I see Parmenides, said Socrates, that Zeno’s intention is to associate himself with you by means of his treatise no less intimately than by his personal attachment. In a way, his book states the same position as your own; only by varying the form he tries to delude us into thinking that his thesis is a different one. You assert in your poem that the all is one, and for this you advance admirable proofs. Zeno, for his part, asserts that it is not a plurality, and he too has many weighty proofs.

Yes, Socrates, Zeno replied, but you have not quite seen the real character of my book. … The book makes no pretence of disguising from the public the fact that it was written with the purpose you describe, as if such deception were something to be proud of.

In a certain light, then, Zeno’s paradoxes are not problems to be “solved” but rather tools to direct our thinking about the Many and the One. I do not pretend to be sufficiently well-versed in the metaphysical issues involved to make any contributions here, so I will leave the matter, bringing it up only to point the reader toward further investigations and to illustrate the richness contained in these simple thought experiments that have intrigued thinkers for millennia.

Before we leave, let us return once more to the race of Achilles and the tortoise. Let us imagine the starting flag being waved and the protagonists leaping into action, Achilles ten meters behind the tortoise and running ten times as fast. But let us also imagine that, as the race progresses, the runners steadily shrink in size, so that, by the time Achilles has run ten meters and the tortoise one, each is one tenth his original size and running at one tenth his original speed, and by the time Achilles has run eleven meters and the tortoise one and one tenth, they have shrunk to one one hundredth of their original size. From our point of view as spectators, we see Achilles slowly but determinedly catching up with the tortoise, until the runners become so small as to become invisible and we lose interest, returning to other more pressing matters of our lives. But from the point of view of Achilles, he is inexplicably making no progress at all, doomed to be eternally one second behind the tortoise despite running ten times faster.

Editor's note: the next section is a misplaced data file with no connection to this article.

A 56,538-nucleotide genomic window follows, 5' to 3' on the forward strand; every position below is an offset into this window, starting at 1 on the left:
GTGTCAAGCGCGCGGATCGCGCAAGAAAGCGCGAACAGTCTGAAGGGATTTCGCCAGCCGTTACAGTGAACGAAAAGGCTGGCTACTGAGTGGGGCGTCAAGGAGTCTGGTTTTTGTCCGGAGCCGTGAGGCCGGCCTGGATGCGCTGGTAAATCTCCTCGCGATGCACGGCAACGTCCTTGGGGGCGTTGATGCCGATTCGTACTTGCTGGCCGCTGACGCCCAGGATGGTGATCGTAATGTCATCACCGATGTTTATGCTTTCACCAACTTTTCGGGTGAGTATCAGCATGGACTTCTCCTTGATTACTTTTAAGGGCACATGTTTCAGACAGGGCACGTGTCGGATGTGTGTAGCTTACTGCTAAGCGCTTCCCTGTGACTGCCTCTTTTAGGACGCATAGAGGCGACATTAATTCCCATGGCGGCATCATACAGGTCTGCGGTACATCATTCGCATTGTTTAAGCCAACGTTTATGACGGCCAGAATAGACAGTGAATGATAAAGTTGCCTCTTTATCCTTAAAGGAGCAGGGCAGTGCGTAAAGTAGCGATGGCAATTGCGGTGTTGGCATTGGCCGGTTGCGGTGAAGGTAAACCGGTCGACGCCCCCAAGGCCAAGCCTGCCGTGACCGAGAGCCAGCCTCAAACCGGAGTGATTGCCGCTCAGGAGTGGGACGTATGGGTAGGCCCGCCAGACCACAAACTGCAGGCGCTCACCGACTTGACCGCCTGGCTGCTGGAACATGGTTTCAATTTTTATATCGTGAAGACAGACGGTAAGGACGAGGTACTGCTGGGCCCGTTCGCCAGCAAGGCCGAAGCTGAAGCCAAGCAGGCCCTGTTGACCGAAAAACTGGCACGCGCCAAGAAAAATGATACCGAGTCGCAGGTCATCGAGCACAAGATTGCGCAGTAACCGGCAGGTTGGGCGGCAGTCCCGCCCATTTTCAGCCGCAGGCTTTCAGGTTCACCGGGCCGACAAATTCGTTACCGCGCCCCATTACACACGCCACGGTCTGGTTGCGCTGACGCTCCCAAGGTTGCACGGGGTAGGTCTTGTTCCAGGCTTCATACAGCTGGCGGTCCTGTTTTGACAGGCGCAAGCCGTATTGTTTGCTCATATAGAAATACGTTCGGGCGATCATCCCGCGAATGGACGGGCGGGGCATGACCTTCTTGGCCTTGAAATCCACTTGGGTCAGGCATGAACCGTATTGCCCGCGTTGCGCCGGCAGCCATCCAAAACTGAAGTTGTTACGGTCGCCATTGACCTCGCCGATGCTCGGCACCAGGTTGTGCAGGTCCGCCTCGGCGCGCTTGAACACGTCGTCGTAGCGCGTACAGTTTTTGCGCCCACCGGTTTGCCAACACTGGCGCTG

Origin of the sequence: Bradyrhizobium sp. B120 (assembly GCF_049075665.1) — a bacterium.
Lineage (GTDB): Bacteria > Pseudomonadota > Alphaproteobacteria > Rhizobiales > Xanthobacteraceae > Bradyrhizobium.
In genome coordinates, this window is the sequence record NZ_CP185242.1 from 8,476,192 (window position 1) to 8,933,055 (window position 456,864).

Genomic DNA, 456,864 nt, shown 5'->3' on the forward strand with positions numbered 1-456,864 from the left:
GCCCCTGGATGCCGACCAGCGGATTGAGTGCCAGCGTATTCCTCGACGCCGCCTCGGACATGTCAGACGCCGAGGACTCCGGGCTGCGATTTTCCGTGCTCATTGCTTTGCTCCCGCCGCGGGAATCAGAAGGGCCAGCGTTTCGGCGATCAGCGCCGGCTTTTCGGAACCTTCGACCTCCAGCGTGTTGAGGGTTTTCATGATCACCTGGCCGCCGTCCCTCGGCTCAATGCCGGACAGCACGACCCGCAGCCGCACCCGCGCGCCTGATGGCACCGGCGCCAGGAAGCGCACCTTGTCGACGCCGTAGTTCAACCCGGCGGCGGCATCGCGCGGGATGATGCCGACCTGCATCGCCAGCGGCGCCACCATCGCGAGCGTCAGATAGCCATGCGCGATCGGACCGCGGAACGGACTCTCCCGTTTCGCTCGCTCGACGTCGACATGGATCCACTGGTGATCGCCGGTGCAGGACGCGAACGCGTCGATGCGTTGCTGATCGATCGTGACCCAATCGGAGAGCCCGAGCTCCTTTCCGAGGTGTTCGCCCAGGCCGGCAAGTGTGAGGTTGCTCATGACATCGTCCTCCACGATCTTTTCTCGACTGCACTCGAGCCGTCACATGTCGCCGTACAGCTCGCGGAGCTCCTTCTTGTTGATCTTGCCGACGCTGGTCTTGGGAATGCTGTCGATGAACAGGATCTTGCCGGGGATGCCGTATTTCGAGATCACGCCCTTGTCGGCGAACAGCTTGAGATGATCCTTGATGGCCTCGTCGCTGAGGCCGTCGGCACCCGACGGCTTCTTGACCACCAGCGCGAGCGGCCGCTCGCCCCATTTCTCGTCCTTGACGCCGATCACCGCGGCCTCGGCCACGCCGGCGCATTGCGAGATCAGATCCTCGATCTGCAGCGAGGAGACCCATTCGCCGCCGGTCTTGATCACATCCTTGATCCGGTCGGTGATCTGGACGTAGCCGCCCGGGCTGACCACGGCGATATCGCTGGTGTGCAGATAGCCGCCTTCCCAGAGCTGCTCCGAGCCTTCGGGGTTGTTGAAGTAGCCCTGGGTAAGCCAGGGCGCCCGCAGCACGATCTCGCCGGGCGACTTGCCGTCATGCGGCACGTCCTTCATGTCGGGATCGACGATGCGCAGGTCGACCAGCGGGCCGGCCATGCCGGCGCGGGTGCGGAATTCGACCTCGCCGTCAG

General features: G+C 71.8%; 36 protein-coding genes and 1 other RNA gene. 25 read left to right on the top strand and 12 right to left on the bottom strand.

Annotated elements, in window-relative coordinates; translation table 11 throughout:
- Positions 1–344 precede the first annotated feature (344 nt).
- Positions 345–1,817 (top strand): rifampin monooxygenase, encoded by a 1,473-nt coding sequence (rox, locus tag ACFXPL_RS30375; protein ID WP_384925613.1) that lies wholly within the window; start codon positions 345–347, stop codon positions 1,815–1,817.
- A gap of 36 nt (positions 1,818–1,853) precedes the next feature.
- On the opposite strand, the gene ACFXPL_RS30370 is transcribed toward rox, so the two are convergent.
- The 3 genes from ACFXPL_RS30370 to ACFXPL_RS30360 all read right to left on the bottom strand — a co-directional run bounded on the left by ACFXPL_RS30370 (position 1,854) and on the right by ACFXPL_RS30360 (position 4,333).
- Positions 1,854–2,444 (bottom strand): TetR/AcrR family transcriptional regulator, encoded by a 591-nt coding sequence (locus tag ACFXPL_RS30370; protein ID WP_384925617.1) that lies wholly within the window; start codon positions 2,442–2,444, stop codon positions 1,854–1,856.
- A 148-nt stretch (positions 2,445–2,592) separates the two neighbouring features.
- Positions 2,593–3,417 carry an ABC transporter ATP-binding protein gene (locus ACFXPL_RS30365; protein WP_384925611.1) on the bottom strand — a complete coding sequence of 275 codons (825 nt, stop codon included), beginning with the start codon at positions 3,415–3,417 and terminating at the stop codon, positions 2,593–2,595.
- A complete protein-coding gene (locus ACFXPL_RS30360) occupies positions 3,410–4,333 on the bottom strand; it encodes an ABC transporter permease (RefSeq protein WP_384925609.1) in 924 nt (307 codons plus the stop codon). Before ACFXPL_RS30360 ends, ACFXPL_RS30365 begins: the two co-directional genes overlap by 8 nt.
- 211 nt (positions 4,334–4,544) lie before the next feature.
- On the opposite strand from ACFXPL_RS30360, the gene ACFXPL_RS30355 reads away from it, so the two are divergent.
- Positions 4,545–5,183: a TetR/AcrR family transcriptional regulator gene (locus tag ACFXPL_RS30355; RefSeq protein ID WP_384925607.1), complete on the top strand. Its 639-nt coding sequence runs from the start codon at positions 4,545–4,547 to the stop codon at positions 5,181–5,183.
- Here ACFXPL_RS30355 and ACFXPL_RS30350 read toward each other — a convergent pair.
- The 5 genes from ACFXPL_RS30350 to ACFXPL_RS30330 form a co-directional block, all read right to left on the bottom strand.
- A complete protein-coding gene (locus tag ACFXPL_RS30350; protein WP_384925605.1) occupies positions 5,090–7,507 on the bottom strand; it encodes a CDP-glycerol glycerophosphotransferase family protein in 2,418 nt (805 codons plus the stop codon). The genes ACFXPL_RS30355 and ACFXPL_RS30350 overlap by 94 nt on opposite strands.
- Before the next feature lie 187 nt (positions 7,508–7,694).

P.S. The title photo was taken at the amazing Live Turtle and Tortoise Museum in Singapore and brings to mind another story involving Bertrand Russell, shelled reptiles, and infinity:

A well-known scientist (some say it was Bertrand Russell) once gave a public lecture on astronomy. He described how the earth orbits around the sun and how the sun, in turn, orbits around the center of a vast collection of stars called our galaxy. At the end of the lecture, a little old lady at the back of the room got up and said: “What you have told us is rubbish. The world is really a flat plate supported on the back of a giant tortoise.” The scientist gave a superior smile before replying, “What is the tortoise standing on?” “You’re very clever, young man, very clever,” said the old lady. “But it’s turtles all the way down!”

-Stephen Hawking, A Brief History of Time

P.P.S. As indicated by the quote introducing this post, Borges found the notion of infinity both irresistible and deeply troublesome. In “Avatars of the Tortoise,” his unease regarding the infinite leads him to endorse Schopenhauer’s doctrine that “the world is a fabrication of the will.” He ends the essay with this remarkable quote:

“The greatest magician (Novalis has memorably written) would be the one who would cast over himself a spell so complete that he would take his own phantasmagorias as autonomous appearances. Would not this be our case?” I conjecture that this is so. We (the undivided divinity operating within us) have dreamt the world. We have dreamt it as firm, mysterious, visible, ubiquitous in space and durable in time; but in its architecture we have allowed tenuous and eternal crevices of unreason which tell us it is false.